R. van Hout
- Pragmatische taalproblemen bij kinderen met ernstige spraak- en taalmoeilijkheden
- Translated title
- Specific Language Impairment (SLI) children may suffer from pragmatic disorders.
- Stem-, Spraak-, en Taalpathologie
- Volume | Issue number
- 16 | 4
- Pages (from-to)
- Document type
- Faculty of Social and Behavioural Sciences (FMG)
- Psychology Research Institute (PsyRes)
The question is whether these pragmatic problems evidently differ from the problems that children with a normal development encounter. Further, is it possible to account for such a pragmatic group distinction on the basis of other competences like structural language problems?
In this framework, data were collected with 29 SLI-children and 33 control- children (aged 4-7), their parents and teachers, with the Nijmegen Test for Pragmatics (NPT), tests for receptive vocabulary and auditive memory, an IQ test (check), and parent/teacher judgments.
The pragmatic skills of the SLI group were significantly lower than those of the control group. We also found a significant relation between the language proficiency tests and the pragmatics scores which indicated that pragmatic disorders are in line with structural language problems. Children with serious structural language problems obviously show more pragmatic problems.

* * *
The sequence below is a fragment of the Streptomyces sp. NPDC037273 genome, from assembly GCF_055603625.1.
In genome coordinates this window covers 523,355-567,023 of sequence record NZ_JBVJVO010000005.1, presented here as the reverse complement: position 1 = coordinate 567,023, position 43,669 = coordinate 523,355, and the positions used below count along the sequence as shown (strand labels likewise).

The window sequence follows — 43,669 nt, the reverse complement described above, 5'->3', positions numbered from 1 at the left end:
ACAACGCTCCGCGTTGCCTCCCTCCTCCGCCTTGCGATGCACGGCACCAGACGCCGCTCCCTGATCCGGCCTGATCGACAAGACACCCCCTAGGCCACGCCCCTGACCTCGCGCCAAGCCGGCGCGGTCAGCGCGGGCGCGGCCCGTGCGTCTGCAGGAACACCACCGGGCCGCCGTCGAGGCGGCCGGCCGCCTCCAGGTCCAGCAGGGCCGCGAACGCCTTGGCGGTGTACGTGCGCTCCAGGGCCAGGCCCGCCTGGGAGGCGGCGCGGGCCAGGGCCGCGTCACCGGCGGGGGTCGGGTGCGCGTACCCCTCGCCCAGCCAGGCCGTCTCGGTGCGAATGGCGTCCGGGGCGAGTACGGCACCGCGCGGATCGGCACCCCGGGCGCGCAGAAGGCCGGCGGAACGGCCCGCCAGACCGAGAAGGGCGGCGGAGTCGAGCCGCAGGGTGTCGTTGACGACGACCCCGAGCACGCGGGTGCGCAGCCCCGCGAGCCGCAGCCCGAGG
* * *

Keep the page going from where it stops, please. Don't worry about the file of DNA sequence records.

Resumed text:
The below average pragmatic level of SLI-children is distressing, as it leads to less interaction and to obstruction of language proficiency development. If structural language problems occur together with language use problems, specific diagnosis and therapy are required. Pragmatic skills testing by clinicians, diagnoticians, and therapists, places the child’s structural language problem in a broader context, highlighting the trouble the child and its direct environment encounter in everyday communication.
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